Safety-critical systems such as Advanced Driving Assistance Systems and Autonomous Vehicles require redundancy to satisfy their safety requirements and to be classified as fail-operational. Introducing redundancy in a system with high data rates and processing requirements also has a great impact on architectural design decisions. The current self-driving vehicle prototypes do not use a standardized system architecture but base their design on existing vehicles and the available components. In this work, we provide a novel analysis framework that allows us to qualitatively and quantitatively evaluate an in-vehicle architecture topology and compare it with others.With this framework, we evaluate different variants of two common topologies: domain and zone-based architectures. Each topology is evaluated in terms of total cost, failure probability, total communication cable length, communication load distribution, and functional load distribution.We introduce redundancy in selected parts of the systems using our automated process provided in the framework, in a safety-oriented design process that enables the ISO26262 Automotive Safety Integrity Level decomposition technique. After every design step, the architecture is re-evaluated. The advantages and disadvantages of the different architecture variants are evaluated to guide the designer towards the choice of correct architecture, with a focus on the introduction of redundancy.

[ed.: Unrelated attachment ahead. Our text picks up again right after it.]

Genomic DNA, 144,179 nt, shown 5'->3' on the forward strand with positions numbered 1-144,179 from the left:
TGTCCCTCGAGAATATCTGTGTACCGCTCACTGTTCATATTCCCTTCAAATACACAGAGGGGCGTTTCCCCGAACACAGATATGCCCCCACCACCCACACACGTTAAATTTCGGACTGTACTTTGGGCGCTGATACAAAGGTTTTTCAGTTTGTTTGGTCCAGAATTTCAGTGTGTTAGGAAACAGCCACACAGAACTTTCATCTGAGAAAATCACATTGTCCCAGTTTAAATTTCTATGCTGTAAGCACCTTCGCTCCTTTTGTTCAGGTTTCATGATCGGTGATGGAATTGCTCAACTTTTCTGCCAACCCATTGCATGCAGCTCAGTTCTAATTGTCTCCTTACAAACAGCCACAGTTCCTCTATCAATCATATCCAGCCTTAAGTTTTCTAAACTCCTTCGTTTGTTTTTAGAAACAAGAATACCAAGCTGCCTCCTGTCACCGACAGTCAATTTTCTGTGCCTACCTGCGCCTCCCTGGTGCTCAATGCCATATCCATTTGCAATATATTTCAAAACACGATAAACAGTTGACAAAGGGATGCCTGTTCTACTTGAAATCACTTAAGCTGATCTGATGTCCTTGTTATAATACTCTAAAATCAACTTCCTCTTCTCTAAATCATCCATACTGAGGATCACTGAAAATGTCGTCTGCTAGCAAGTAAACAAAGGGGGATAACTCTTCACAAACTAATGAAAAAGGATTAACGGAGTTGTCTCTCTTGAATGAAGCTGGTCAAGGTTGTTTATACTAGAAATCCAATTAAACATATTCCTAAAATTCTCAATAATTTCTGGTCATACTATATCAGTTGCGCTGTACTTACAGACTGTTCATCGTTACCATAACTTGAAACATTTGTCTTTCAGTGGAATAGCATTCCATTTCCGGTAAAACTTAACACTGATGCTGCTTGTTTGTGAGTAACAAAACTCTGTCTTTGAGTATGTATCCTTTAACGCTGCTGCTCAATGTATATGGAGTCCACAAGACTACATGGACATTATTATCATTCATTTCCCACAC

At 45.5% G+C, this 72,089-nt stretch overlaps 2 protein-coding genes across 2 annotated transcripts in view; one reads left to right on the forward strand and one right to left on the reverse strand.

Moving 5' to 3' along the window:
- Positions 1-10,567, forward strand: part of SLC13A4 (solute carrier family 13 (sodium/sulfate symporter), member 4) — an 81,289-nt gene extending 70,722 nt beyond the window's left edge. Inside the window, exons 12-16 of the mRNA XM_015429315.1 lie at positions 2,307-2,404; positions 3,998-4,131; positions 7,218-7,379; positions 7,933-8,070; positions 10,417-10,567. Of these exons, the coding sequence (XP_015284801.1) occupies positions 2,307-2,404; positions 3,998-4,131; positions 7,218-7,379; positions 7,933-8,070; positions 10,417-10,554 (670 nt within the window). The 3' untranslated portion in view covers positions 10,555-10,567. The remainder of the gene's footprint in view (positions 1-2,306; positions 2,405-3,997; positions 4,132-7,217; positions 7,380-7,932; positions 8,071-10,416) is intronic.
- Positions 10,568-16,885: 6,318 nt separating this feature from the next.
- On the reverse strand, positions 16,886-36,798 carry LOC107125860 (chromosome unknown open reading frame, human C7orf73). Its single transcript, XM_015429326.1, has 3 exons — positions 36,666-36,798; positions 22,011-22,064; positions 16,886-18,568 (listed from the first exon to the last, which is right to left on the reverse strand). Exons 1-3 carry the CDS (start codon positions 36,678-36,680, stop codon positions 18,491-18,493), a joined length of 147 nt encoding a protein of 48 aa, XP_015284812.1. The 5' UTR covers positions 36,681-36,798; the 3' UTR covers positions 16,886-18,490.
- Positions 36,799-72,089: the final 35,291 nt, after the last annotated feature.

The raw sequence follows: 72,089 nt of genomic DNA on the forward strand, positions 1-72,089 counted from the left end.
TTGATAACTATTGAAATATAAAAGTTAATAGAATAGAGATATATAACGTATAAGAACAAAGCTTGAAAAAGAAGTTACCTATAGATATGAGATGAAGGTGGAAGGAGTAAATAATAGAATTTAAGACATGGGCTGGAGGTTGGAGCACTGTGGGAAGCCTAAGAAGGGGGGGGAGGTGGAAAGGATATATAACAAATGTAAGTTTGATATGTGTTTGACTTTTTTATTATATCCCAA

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- ASIL decomposition
- Automotive engineering
- Corporate acquisitions
- functional safety
- safety-critical systems